Queen Elizabeth II has been the monarch of the United Kingdom for more than 70 years. The announcement of the monarch’s demise spread like wildfire, with massive crowds gathering in front of Balmoral Castle, where her remains were located. It was a day of national sorrow for Englishmen who held Queen Elizabeth in high respect.
As the Queen’s eldest son, Prince Charles assumed the throne as King Charles III.
Buckingham Palace officials adopt the codename London Bridge to refer to the activities, which include the Queen’s burial and King Charles III’s coronation. It has taken years to develop and is now being enforced by officials now that the Queen has died.
In the next ten days, the following will occur:
Official national mourning for British citizens will continue until Queen Elizabeth II’s interment.
Prince Charles takes over as the next King and is now known as King Charles III. The new King will meet with other senior officers, including Prime Minister Liz Truss, to prepare a written declaration and a national message, which will be broadcast live on Friday.
The tenor bell of Westminster Abbey, the Great Tom, the state bell of St. Paul Cathedral, and the Sebastopol Bell will ring in commemoration of the Queen. Furthermore, gun salutes are set to begin at Edinburgh Castle in Scotland and Hyde Park in London. Flags will be flown at half-mast.
The remains of Queen Elizabeth II will be transported from Balmoral Castle to Edinburgh, where she formerly inhabited.
The new King will address the Privy Council before delivering his broadcast speech. The Archbishop of Canterbury will also attend the occasion. The King will be proclaimed as the new ruler while standing on a balcony in St. James’s Palace, and the royal band will play the national anthem, “God Save the King.”
At this time, all flags are flying at full staff.
The royal family will gather at St. Giles Cathedral for a liturgy. Meanwhile, King Charles will meet with Scotland’s First Minister. Other towns and localities will issue proclamations in memory of the late Queen Elizabeth II.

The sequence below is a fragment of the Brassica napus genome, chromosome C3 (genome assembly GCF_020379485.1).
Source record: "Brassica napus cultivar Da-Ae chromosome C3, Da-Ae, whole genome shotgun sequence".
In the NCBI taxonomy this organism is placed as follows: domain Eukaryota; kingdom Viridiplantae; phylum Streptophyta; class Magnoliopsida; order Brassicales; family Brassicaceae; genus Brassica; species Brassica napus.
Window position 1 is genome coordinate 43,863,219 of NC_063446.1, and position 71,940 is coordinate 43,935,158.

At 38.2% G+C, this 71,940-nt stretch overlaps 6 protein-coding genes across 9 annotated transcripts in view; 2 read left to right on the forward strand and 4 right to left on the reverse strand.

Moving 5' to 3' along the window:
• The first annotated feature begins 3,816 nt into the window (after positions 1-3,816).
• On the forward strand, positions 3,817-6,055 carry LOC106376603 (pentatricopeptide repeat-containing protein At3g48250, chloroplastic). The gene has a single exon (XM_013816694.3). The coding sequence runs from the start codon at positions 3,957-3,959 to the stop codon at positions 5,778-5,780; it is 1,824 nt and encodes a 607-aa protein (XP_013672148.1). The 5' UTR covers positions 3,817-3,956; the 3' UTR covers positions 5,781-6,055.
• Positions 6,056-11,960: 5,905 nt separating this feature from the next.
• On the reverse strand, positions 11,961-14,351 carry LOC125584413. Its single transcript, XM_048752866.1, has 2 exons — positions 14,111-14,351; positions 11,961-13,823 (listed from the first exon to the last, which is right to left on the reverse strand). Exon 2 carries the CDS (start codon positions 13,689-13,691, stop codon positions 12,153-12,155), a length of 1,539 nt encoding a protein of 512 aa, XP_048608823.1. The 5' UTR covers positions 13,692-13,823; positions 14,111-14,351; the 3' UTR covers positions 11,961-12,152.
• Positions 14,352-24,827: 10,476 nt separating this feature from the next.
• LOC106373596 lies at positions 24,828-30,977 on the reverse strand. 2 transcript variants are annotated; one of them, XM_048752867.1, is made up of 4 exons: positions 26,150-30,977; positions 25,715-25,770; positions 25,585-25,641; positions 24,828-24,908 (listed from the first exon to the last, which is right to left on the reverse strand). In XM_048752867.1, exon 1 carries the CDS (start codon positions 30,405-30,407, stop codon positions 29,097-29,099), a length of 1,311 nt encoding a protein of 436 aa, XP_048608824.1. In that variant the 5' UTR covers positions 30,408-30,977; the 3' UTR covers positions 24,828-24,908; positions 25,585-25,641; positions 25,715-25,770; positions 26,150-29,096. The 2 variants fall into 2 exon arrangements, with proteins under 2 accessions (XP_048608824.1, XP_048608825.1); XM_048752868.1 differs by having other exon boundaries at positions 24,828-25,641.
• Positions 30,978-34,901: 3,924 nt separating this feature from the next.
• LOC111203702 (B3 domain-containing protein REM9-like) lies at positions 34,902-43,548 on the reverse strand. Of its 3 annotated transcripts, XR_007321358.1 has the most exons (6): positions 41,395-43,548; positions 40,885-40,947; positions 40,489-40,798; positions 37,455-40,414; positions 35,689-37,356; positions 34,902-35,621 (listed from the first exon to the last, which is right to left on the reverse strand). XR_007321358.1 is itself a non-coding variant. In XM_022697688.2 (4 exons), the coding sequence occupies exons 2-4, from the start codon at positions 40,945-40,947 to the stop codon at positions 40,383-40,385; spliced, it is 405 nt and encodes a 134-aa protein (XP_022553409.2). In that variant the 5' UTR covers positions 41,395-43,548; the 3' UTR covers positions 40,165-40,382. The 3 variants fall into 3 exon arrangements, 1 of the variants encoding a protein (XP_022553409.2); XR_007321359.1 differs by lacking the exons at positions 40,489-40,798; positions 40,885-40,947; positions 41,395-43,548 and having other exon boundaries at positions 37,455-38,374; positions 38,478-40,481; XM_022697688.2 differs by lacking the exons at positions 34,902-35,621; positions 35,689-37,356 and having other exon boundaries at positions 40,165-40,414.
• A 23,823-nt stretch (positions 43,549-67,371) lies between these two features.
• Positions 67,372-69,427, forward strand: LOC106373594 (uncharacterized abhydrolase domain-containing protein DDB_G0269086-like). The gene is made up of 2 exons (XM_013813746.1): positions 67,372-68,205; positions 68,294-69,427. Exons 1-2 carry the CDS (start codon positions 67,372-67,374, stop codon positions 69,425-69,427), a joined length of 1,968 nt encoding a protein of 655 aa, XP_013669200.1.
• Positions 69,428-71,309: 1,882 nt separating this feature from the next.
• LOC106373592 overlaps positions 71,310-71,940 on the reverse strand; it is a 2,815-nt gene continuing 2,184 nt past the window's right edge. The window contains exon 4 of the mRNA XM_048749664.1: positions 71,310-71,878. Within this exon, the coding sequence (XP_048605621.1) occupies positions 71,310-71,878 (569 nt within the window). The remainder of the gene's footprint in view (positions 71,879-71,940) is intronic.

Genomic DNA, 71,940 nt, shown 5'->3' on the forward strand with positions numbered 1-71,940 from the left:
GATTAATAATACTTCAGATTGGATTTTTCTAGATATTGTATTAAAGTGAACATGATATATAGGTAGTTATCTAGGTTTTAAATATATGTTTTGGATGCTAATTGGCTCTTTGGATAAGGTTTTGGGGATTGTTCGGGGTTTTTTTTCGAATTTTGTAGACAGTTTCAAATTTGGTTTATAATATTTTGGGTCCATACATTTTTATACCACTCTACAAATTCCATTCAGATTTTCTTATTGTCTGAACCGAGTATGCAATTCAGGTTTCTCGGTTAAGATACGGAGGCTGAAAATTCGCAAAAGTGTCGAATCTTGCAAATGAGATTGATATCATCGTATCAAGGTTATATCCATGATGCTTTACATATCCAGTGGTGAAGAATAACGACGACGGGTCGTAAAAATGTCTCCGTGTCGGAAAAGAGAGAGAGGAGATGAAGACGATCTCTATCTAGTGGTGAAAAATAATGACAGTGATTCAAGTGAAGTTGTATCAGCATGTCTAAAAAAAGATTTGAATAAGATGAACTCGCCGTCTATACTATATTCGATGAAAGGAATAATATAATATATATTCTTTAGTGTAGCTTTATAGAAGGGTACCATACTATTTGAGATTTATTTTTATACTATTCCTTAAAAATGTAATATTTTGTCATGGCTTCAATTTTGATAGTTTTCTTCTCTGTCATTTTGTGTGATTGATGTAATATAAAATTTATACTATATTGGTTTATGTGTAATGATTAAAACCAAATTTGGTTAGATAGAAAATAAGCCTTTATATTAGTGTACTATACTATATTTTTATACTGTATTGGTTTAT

The Queen’s coffin will be transported slowly by rail from St. Giles Cathedral and travel across most of London overnight. While the new King and his wife, Camilla, will be at Westminster Hall, interacting with those who are grieving and offering their sympathies.
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The Queen’s casket will arrive in London, where it will be driven to Buckingham Palace. Following that, the King will go from one location to another to consult with people, including stops at Hillsborough Castle and St. Anne’s Cathedral.
Millions of people are expected to pay their respects to the Queen’s dead body when it arrives at Westminster Hall for a brief stopover.
The Queen’s coffin is transported in a symbolic procession from Buckingham Palace to the Palace of Westminster. The royal family, which include Prince Harry and Prince William, and their children, will walk behind the parade.
Throughout the parade, the massive Big Ben will be rung, accompanied by occasional cannon salutes fired in Hyde Park. When the casket arrives in Westminster Hall, it will be put in position for five days, during which time vigils are likely to take place. The coffin will be well-protected.
World leaders are scheduled to converge in the area and pay their respects to the Queen’s remains in Westminster Hall. At Buckingham Palace, the Royal Family will also meet with King Charles III.
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In order to discuss issues relevant to ruling his new subjects, King Charles III will visit the Prime Minister.
The Queen will be granted a formal farewell. International luminaries and authorities are anticipated to attend. All members of the royal family, presidents and national leaders from many nations, and other leaders would gather in Westminster Abbey to bid the Queen goodbye.
The casket will pass through the Grave of the Unknown Warrior and Big Ben, where there will be a 2-minute national silence. The casket will subsequently be transported to Buckingham Palace, Wellington Arch, and finally to Windsor, the Queen’s final destination.
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